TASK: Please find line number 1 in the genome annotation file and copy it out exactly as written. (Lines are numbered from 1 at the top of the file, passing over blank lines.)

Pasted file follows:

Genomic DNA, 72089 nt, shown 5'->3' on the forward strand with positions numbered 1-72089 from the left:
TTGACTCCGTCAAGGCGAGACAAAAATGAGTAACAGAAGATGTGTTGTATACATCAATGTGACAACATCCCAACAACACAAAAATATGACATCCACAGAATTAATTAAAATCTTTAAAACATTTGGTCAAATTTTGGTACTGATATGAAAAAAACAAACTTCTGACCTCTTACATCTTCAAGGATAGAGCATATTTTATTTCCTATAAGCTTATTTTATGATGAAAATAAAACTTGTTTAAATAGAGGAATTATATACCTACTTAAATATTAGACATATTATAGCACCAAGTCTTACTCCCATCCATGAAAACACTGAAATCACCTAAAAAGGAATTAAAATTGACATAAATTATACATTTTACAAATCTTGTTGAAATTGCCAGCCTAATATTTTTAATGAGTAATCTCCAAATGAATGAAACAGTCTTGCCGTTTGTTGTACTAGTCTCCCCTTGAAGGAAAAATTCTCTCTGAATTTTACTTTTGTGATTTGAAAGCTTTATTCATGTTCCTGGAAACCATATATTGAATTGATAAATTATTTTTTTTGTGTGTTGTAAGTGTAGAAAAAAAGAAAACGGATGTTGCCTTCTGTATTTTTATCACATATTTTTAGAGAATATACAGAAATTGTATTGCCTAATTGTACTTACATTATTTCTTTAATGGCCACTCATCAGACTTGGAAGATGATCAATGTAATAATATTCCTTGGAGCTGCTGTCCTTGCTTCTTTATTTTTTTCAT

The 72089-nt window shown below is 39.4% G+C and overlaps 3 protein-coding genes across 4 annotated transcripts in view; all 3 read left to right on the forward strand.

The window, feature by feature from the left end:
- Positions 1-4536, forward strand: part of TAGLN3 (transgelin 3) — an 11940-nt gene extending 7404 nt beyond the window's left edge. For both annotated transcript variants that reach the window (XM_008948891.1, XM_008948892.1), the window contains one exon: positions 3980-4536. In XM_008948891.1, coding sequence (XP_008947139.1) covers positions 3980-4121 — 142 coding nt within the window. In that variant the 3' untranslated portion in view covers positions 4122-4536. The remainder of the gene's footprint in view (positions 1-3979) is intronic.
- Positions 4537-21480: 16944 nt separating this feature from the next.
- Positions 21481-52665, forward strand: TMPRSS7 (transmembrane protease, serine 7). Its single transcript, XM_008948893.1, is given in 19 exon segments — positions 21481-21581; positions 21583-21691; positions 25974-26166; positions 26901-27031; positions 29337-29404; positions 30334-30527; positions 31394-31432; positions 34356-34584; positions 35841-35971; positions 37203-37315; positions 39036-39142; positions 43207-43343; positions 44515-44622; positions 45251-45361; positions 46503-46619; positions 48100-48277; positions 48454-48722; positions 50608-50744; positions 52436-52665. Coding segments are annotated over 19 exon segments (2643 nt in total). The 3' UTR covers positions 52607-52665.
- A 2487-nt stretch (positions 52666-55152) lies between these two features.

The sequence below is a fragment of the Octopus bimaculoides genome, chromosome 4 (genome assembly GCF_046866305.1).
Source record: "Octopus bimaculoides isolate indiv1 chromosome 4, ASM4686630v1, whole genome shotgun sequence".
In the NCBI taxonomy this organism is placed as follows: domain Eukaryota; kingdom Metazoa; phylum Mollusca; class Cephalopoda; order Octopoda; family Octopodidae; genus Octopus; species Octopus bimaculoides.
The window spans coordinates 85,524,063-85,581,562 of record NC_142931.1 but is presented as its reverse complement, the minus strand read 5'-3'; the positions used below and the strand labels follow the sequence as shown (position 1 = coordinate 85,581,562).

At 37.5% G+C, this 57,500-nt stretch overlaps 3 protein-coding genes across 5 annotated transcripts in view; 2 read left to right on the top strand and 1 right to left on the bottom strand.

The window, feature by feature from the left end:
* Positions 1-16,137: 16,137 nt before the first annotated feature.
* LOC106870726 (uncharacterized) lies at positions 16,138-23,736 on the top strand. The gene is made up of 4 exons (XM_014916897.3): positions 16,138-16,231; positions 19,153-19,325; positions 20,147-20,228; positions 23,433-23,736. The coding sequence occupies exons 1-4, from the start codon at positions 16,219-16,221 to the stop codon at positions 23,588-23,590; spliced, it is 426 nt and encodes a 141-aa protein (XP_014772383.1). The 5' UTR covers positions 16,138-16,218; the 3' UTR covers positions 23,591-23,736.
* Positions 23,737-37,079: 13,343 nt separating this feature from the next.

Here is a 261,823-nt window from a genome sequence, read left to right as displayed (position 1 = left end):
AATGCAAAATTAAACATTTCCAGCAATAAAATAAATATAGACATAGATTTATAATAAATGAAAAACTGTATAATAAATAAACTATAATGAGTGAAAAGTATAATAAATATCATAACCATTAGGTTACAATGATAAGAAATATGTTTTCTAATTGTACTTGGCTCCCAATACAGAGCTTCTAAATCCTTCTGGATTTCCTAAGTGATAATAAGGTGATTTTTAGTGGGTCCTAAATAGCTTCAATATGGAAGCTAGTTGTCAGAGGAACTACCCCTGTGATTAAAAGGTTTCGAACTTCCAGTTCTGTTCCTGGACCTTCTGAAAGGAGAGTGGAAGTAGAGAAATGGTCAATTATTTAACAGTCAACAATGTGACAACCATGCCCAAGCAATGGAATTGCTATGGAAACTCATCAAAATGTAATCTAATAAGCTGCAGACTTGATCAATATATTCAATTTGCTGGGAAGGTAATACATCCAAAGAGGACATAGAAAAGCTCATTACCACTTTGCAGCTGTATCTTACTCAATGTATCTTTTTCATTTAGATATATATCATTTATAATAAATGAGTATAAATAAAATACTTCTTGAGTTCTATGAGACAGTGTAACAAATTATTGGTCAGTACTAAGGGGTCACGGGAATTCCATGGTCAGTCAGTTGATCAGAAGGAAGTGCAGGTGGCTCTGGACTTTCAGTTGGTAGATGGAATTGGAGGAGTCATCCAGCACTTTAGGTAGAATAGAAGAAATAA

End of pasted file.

Genomic DNA, 72089 nt, shown 5'->3' on the forward strand with positions numbered 1-72089 from the left: